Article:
An apartment project proposed for Santa Barbara’s Eastside is getting bigger.
The Santa Barbara Planning Commission last voted 7-0 to allow a 76-unit project to expand to 82 units, in a Spanish-Mediterranean style.
Sixteen of the units will be set aside as moderate-income affordable. The height of the three- and four-story building would increase to mostly 48 feet, with some portions reaching 52 feet.
The commercial space would be reduced from 2,737 to 1,365 square feet, and the residential amenities would be enhanced to include an expanded fitness area — from 715 square feet to 3,989 square feet — and a business center with two conference rooms.
The number of parking spaces would increase from 88 to 110, most of which would be inside a parking-lift system.
Although some of the commissioners expressed displeasure with the number of units, architecture, and the height, the fact that the project included affordable housing swayed them to support the change.
“This project, we clearly get a community benefit, 16 units for an income category that we have not built really an units in, the missing middle,” said planning commission chair Gabe Escobedo. “In this project we get it.”
The housing project is at 701 Milpas St., and formerly had an address of 711 Milpas St.
Developers Ed St. George, Jay Bjorndahl and Alan Bleecker received a development agreement from the City Council to guarantee that the project is built, in exchange for more affordable units.
The building will undoubtedly change the character of Milpas Street. At a time when the city is in desperate need of more housing, the project provides market-rate and below-market rate units for a group that doesn’t qualify fo low-income housing through the Santa Barbara Housing Authority.
The building will be the biggest on Milpas Street and change the experience on the corner of Milpas and Ortega streets.
It’s also likely the first of many other large-scale housing projects, raising concerns that some of the street’s unique, small-business charm will eventually get lost behind big developments.
The meeting was highlighted by comments from Commissioner John Baucke, who does not like the design.
“I find the architecture of this to be average at best,” Baucke said. “It certainly is not at Santa Barbara standards. It needs a lot more work.”
Baucke said the project is the first big housing development on Milpas Street, and will set the tone for future proposals. It should be held to a higher standard because of that, he said.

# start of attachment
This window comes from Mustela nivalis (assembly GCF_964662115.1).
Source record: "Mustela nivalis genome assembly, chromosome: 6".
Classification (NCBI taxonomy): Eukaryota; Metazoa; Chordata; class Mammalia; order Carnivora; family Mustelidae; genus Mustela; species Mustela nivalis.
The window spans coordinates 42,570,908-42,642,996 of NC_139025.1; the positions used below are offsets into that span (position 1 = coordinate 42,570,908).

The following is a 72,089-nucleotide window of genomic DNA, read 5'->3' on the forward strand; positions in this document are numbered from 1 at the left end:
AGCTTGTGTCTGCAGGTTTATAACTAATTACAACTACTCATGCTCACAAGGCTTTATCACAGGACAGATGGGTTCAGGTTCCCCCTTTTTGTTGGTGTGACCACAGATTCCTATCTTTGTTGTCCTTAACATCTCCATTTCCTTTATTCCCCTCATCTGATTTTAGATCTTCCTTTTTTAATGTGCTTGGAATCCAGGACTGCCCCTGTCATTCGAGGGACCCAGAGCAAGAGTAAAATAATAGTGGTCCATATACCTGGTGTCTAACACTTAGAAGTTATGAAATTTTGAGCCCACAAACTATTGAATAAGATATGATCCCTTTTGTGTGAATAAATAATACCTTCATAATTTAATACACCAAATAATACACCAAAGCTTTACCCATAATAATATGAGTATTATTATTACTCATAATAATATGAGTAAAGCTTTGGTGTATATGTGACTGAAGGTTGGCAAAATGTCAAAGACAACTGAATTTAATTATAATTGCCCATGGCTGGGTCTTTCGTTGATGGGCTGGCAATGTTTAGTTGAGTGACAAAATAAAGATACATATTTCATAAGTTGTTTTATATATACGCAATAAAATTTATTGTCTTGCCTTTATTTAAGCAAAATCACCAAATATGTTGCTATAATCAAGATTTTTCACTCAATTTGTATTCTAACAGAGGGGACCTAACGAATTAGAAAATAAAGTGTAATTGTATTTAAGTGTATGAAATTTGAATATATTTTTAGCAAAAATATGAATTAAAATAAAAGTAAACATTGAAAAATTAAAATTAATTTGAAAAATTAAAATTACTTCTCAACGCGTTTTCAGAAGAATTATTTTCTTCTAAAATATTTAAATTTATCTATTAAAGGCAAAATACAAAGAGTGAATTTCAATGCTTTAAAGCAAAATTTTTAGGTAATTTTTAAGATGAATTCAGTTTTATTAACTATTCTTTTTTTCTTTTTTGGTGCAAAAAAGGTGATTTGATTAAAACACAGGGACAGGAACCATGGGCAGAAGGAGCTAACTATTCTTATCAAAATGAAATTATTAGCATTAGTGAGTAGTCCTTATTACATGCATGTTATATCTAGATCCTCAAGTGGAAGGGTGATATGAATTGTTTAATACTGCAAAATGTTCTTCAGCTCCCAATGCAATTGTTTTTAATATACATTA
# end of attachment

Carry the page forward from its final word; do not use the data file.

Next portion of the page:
He also was upset that the front of the building facing Milpas Street did not contain retail space or something that was serving the public. He said the developer was killing two-thirds of the street by having apartments facing the street, rather than a public space.
“That’s how urbanism works,” Baucke said.
Jarrett Gorin, principal at Vanguard Planning, which represents the developer, told the panel that they weren’t going to redesign anything at this stage.
“The whole purpose of a development agreement is to provide certainty to an applicant,” Gorin said. “We don’t want to continue to have our project redesigned when new people come on boards.”
Gorin said he’s open to some design suggestions from the architectural board of review, but that they must be reasonable since a development agreement is already in place.
“Our answer to ABR’s comments isn’t going to be a flat ‘no,’ but if they start saying take parts of the fourth floor off and things like that, it is going to be a flat ‘no,’” Gorin said.
As for the new height of the building, Gorin said the impact to people on the street would be minimal.
“When you are standing right next to the building, buildings look the same whether they are three stories tall or 10 stories tall because they are next to you,” Gorin said.
Commissioner Jay Higgins said he agreed with Baucke’s suggestions that some redesign of the front of the building facing Milpas Street could be helpful, but that “perfection cannot be the enemy of good enough.”
“We have a bigger problem ahead of us to solve, which is housing,” Higgins said. “That is just eclipsing everything else.
— Noozhawk staff writer Joshua Molina can be reached at email@example.com. Follow Noozhawk on Twitter: @noozhawk, @NoozhawkNews and @NoozhawkBiz. Connect with Noozhawk on Facebook.